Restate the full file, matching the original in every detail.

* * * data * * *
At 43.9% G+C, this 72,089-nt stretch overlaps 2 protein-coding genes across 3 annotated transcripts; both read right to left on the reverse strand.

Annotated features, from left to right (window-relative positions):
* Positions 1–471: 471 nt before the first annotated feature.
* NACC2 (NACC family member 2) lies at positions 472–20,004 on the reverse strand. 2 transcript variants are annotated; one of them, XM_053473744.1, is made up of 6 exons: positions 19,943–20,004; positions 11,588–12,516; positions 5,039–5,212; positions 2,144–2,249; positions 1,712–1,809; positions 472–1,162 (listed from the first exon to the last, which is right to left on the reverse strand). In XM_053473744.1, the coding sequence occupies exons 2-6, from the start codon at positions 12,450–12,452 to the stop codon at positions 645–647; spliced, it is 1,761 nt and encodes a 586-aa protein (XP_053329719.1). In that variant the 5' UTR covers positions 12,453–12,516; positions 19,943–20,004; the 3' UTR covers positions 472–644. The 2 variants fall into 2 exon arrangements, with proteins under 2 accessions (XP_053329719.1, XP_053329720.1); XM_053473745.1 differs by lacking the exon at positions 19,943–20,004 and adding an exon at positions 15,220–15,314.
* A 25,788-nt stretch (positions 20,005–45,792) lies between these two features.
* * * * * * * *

At 43.9% G+C, this 72,089-nt stretch overlaps 2 protein-coding genes across 3 annotated transcripts; both read right to left on the reverse strand.

Annotated features, from left to right (window-relative positions):
* Positions 1–471: 471 nt before the first annotated feature.
* NACC2 (NACC family member 2) lies at positions 472–20,004 on the reverse strand. 2 transcript variants are annotated; one of them, XM_053473744.1, is made up of 6 exons: positions 19,943–20,004; positions 11,588–12,516; positions 5,039–5,212; positions 2,144–2,249; positions 1,712–1,809; positions 472–1,162 (listed from the first exon to the last, which is right to left on the reverse strand). In XM_053473744.1, the coding sequence occupies exons 2-6, from the start codon at positions 12,450–12,452 to the stop codon at positions 645–647; spliced, it is 1,761 nt and encodes a 586-aa protein (XP_053329719.1). In that variant the 5' UTR covers positions 12,453–12,516; positions 19,943–20,004; the 3' UTR covers positions 472–644. The 2 variants fall into 2 exon arrangements, with proteins under 2 accessions (XP_053329719.1, XP_053329720.1); XM_053473745.1 differs by lacking the exon at positions 19,943–20,004 and adding an exon at positions 15,220–15,314.
* A 25,788-nt stretch (positions 20,005–45,792) lies between these two features.